There may not be an area on the team with more questions than the linebacking corps for New England. Can Ted Johnson stay healthy? Is Mike Vrabel capable of starting in the NFL? Will Andy Katzenmoyer return from a neck injury to reach the potential that made him a first-round pick two years ago? Do the Patriots have enough depth?
If the answer to the above questions is yes, New England should be all right in 2001. If not, there is reason for concern.
Not too long ago, the linebackers were the strength of the defense. Keeping Johnson on the field has a major impact on success for the Patriots. In the two seasons he played every game, New England had a 21-11 regular-season record, a trip to the Super Bowl and a 7-6 second-round playoff loss to Pittsburgh. In the four seasons he missed time, the Patriots were 28-36 with just one postseason appearance, a 25-10 Wild Card loss to Jacksonville that Johnson missed.
Even with his recent injury problems, Johnson is a productive player when he suits up. In just five games in 1999 he posted 59 tackles and two sacks. Last year Johnson was forced to come off the bench for the first time in his career in the season opener because of a hamstring injury, and the problem caused him to miss three games later in the season. Despite the nagging injury and missed time, he was seventh in tackles (73) and led the team with three fumble recoveries.
Before being beset by injuries, Johnson was annually knocking on the door to the Pro Bowl. If he returns to that form, many of the questions on defense will be answered.
Next to Johnson will be the dependable Tedy Bruschi, who has taken over the play-calling chores in the huddle. He is constantly on the field and around the ball, as his 105 tackles indicate. Bruschi, who has missed just two games in five seasons, is a solid player whose level of play should improve now that the team has added some special teams standouts like Larry Izzo. Last year Bruschi was on the field for almost all the defensive plays and special teams units, a brutally heavy load for any player.
Vrabel, who was signed away from Pittsburgh in March, is looking to nail his first starting job at the pro level. The 6-4, 250-pound Vrabel played four seasons for the Steelers as a situational pass rusher. The Patriots feel he can fill the shoes of Chris Slade, whose play declined over the past few seasons, though Slade tied Bobby Hamilton for third on the team with 79 tackles in 2000. Vrabel, a defensive end in college, is expected to improve New England's pass rush off the edge from the outside linebacker spot.
The fourth linebacker with starting-caliber talent is Katzenmoyer, who has been pronounced healthy after a neck injury and surgery limited him to just eight games last year. Given the nature of his position and the amount of pain he felt in his neck a year ago, it may take Katzenmoyer time to feel completely confident about giving and receiving hits. If he can get over the mental and physical hurdles in his way, he should be a very productive player.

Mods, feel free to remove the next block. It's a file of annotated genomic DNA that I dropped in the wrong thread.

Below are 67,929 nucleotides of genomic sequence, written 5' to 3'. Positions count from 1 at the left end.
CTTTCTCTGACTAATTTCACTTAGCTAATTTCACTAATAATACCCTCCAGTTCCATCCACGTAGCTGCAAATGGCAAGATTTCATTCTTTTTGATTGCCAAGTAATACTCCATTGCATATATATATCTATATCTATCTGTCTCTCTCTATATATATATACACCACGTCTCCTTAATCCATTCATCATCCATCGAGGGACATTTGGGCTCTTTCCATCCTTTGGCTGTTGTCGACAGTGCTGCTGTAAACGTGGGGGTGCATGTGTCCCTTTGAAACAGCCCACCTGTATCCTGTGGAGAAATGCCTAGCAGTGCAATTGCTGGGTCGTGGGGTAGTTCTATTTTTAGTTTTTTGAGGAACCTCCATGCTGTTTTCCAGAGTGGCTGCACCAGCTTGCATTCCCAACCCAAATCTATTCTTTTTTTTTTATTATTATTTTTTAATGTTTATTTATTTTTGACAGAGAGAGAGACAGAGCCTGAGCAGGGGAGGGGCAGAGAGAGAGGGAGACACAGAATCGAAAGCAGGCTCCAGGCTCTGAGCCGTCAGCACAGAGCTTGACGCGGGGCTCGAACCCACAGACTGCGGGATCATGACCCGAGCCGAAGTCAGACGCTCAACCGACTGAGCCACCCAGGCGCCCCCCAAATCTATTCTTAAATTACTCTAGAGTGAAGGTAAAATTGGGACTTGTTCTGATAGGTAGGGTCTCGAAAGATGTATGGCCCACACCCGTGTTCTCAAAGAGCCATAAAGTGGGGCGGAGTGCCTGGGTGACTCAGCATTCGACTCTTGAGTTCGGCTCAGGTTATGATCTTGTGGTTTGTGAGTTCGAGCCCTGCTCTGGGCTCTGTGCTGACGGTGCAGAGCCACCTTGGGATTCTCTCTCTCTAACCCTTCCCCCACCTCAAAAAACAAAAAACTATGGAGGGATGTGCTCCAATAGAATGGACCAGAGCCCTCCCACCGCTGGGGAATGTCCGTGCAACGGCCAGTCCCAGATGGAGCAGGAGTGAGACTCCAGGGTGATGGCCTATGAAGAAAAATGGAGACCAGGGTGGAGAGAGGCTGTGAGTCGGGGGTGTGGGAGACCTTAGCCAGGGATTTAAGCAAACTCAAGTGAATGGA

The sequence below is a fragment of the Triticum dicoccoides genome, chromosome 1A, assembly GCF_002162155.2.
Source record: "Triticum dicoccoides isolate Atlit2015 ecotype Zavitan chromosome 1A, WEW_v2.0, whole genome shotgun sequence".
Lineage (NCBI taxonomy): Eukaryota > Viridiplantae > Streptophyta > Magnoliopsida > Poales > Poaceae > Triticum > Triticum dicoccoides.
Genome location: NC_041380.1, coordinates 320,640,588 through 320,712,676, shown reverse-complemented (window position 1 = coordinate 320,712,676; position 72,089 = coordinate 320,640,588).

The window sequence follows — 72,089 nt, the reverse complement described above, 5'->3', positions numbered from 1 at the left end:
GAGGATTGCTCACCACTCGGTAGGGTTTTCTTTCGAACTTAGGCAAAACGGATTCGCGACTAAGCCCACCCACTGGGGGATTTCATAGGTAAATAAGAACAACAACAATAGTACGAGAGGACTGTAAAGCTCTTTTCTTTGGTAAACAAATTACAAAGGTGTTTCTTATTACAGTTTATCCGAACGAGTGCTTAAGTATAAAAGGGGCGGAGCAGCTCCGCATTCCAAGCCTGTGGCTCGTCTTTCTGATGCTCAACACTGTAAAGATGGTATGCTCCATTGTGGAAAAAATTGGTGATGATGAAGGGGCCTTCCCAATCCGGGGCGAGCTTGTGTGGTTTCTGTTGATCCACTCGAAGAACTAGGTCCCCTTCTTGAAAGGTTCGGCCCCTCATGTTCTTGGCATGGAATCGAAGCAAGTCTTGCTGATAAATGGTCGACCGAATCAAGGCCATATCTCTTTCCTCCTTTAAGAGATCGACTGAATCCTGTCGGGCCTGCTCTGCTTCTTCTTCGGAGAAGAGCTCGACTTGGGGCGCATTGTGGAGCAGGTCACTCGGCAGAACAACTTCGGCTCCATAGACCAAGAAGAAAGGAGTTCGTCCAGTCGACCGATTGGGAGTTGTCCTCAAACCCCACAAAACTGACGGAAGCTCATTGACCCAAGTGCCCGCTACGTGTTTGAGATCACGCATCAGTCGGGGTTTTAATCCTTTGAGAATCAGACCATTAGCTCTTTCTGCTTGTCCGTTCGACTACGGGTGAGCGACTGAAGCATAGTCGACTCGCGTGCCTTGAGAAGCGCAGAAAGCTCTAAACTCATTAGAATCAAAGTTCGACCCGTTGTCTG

In his limited time last season Katzenmoyer had four passes defensed and showed the ability to play well in pass coverage. He has the most athletic ability of any linebacker on the team, but he still has never looked completely comfortable on the field. If he can establish self-confidence and let his natural talent take over, he can be a big-time playmaker.
The talent level takes a considerable dip after those four players. Rob Holmberg is a decent backup who can play in the regular defense in a pinch, but any extended periods of play would like to be avoided. Holmberg has always been a solid special teams performer, where he posted eight tackles last year. Also big on special teams will be Izzo, who made the Pro Bowl for Miami in the role last season when he made 31 stops in the kicking game. At 5-10 and 228 pounds, Izzo is easily the smallest linebacker on the squad, and the bulk of his contributions will come on special teams.
Matt Chatham, Antico Dalton and Maugaula Tuitele are all young players with limited experience, mostly on special teams. Chatham played the most of the trio last season, getting into six games and making two special teams tackles. Dalton also had two special teams stops in three games, and Tuitele made one regular defensive stop in Detroit on Thanksgiving, his only game of the year.
The two rookies in the mix are seventh-round draft pick T.J. Turner from Michigan State and Yubrenal Isabelle from Virginia. Turner, listed at 6-3 and 255 pounds, is a house who will likely work inside. He was limited to just four games during his senior season due to a shoulder injury, but he has obvious talent. If he can adjust to the professional level, he could be a contributor.
Glenn hearing pushed to Wednesday
The pre-trial hearing for Patriots wide receiver Terry Glenn in Wrentham District Court was moved from Tuesday to Wednesday because the wife of Glenn's attorney, Joseph Cataldo, delivered a child Tuesday night. When the hearing is held, the representation for Glenn plans to file a motion to drop charges of assault and battery and intimidation of a witness stemming from an alleged incident at the player's home on May 16.